Tamanu Oil's Healing Power (Calophyllum inophyllum)

Klaus Ferlow, HMH, HA—04/2013
Tamanu oil is extracted from the fruit of a tree which grows in various hot climates in Pacific and Indian Ocean areas. It has remarkable properties when used topically: it is anti-bacterial, anti-inflammatory, regenerating, rejuvenating and contains powerful antioxidants.

IT AMAZES ME THAT after doing research about botanicals since 1993 to discover always new exciting plants Mother Earth has to offer like the Tamanu tree indigenous to tropical Southeast Asia. It is found in Thailand, Vietnam, Myanmar, South India, Sri Lanka, Melanesian, Polynesian Islands and Madagascar.

Plant Description

The tree grow up to 25 or 30 meters in height, the branches are covered with shiny, dark green oval leaves and has tree blossoms twice annually with fragrant delightful sweet perfume, white flowers, which later yield clusters of yellow-skinned spherical fruit nut. The fruit has a size of an apricot, a thin flesh and a large nut hull inside and is something of a novelty. Only after when the kernel dries it turns a greenish yellow luxurious oil similar to olive oil with a rich pleasant smell. By using a simple screw press, the oil is squeezed from the dark kernels.

History, Traditions & Folklore

Natives believed the Tamanu tree was a sacred gift of nature and that gods hid in its branches. It was their answer to skin protection from hot sun, high humidity and ocean wind and the oil is revered as “the Green Gold of beauty oils.”It was studied since the 1920s in hospitals by researchers in Europe, Asia and the Pacific Islands and the results of this research are impressive.

Tamanu's Healing Powers

Some in the industry call it “a divine indulgence for the skin.” The oil contains three basic classes of lipids, neutral lipids, glyco lipids and phospho lipids, contains unique fatty acids: calophyllolide, linoleic, oleic, stearic and palmitic acids. Tamanu oil helps clear up acne, hydrates dry skin, has anti-inflammatory properties that reduce the swelling of rashes, insect bites, sunburn. Apply to cuts, scrapes, stings, abraison, psoriasis, rosacea, age spots, itching, blisters, ringworm, athlet's foot, eczema, arthritis, gout, herpes sores, on babies to prevent diaper rash and skin eruptions, pulled muscles, ligament damage, sprains, reduces foot and body odor. It possess a unique capacity to promote the formation of new skin tissue and actually heals by speeding up the growth of healthy skin. Unadulterated Tamanu oil can be used pure, as it is the perfect anti-aging ingredient. Its silky texture soothes and softens and providing anti-oxidant, restorative and anti-bacterial properties. The combination of the oil's anti-inflammatory, analgesic, antimicrobial and antibiotic qualities can be particularly beneficial in cases of neuralgia, sciatica, shingles and rheumatism. Tamanu oil encourages new cell regeneration helping to diminish scars, unsightly stretch marks and can transform dull, blemished ski to a radiant, smooth, and glowing appearance. With chronic conditions such as psoriasis you need to apply the oil for at least several weeks before you will notice a gradual healing. Tamanu oil offers a wonderful way to give you back your confidence in natural botanical health products. Try it and you will not be disappointed!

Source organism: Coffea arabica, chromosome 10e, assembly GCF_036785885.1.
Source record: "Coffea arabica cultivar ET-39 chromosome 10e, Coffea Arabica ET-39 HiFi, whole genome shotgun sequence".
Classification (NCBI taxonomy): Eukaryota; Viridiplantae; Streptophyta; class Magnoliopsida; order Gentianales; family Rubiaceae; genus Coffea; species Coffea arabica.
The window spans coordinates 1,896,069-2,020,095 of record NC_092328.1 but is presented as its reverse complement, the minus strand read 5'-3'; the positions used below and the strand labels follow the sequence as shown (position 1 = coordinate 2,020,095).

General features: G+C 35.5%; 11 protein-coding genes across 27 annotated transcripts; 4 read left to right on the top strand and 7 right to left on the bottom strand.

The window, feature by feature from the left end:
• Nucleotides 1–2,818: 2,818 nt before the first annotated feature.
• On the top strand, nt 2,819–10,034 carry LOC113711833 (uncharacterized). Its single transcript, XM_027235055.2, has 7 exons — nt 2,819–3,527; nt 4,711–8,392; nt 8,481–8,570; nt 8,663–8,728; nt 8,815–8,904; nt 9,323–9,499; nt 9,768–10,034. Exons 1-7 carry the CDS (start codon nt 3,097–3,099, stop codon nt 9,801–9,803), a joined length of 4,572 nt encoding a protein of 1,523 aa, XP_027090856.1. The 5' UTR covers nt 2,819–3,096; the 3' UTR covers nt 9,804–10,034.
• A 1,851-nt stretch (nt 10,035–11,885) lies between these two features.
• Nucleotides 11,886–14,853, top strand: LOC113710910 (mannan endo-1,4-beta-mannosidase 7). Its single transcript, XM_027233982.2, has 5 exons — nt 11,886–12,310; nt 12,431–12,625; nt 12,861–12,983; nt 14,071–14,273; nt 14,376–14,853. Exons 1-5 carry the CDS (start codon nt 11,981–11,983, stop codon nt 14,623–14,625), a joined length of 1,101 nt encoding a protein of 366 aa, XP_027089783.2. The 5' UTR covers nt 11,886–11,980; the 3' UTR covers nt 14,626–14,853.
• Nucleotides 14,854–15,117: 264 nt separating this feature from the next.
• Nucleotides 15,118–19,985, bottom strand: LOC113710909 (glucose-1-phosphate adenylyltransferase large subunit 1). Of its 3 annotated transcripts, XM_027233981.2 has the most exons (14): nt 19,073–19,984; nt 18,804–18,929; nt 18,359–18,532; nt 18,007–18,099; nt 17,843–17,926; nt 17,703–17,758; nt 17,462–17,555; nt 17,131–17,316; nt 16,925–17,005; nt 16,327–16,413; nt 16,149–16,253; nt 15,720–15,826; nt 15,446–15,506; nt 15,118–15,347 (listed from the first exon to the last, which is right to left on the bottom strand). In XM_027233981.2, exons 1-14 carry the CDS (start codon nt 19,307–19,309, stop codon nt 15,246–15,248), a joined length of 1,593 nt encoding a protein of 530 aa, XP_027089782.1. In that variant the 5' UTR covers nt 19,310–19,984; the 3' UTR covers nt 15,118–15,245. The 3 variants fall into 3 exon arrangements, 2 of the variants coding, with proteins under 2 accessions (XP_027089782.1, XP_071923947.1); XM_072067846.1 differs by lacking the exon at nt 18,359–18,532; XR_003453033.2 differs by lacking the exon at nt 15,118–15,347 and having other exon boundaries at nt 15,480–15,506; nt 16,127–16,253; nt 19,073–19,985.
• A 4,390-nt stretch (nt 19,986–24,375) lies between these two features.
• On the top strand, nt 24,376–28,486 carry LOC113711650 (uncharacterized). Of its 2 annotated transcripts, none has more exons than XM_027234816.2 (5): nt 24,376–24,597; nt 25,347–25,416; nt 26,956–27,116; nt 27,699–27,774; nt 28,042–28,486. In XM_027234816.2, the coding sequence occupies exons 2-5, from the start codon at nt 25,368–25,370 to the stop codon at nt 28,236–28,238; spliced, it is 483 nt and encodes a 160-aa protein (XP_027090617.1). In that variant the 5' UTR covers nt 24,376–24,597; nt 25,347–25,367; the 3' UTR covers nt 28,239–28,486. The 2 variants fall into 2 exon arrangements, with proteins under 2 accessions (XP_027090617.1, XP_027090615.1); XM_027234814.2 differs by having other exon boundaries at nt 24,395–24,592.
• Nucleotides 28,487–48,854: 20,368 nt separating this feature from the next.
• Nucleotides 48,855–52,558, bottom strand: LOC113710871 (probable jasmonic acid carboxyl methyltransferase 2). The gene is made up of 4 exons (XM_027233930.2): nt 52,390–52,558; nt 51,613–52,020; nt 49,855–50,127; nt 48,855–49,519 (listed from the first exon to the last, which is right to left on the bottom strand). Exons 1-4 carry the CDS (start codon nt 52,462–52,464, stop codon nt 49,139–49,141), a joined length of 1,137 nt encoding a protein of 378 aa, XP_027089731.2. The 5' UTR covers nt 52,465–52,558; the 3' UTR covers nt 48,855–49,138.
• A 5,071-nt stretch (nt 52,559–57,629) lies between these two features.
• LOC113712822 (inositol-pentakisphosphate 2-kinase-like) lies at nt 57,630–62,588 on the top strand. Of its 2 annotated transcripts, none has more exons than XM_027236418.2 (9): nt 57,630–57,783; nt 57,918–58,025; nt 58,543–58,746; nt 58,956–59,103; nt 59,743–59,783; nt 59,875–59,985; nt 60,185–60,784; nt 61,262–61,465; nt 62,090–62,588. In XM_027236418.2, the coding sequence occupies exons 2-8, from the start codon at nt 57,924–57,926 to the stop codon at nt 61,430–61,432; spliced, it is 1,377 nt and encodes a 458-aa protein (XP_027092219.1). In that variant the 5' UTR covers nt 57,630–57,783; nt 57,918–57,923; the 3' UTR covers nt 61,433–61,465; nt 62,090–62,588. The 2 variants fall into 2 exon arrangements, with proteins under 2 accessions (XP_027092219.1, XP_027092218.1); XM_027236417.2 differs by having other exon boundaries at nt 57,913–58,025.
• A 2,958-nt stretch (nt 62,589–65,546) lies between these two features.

Conclusion

As with any topical applications, please be sure to test the products on a small area of your skin first, particularly if you happen to be allergic to nuts or have known allergy of any kind.

As time goes by the Tamanu oil will find its place in the market due to its mild, pleasant aroma and its efficacy since it is a potent healing agent with proven benefits and its is only a matter of time before it concurs the hearts and mind of professional and consumers alike!

Words of Wisdom

Those who do not find time every day on health will sacrifice one day a lot of time on illness.

References:

Petard, Paul. Raau Tahiti- Polynesian medicinal plants and Tahitian remedies. South Pacific Commission, Noumea, New Caledonia, 1972

Hermavathy J. Prabhakar JV. Lipid composition of Calophyllum inophyllum kernel. Journal of the American Oil Chemist' Society, 1990;67(12):955-957

Pocidalo, J.J., Chaslot, M, Oil of Calophyllum inophyllum on experimental burns. Communication of the Society of Biology, Paris, February 12, 1955

Mahmud S., Rizwani GR, Ahmad M., et al. Antimicrobial studies on fractions and pure compounds of Calophyllum inophyllum Linn. Pakistan Journal of Pharmacology 1998;15(2):13-25

Balla, T.N., Saxena, S.K., Nigam, Misra, G., Bhargave, K.P., Calopphyllolide – a new nonsteroidal anti-inflammatory agent, Indian Journal of Medicinal Research No. 72, pp 762-765, November 1980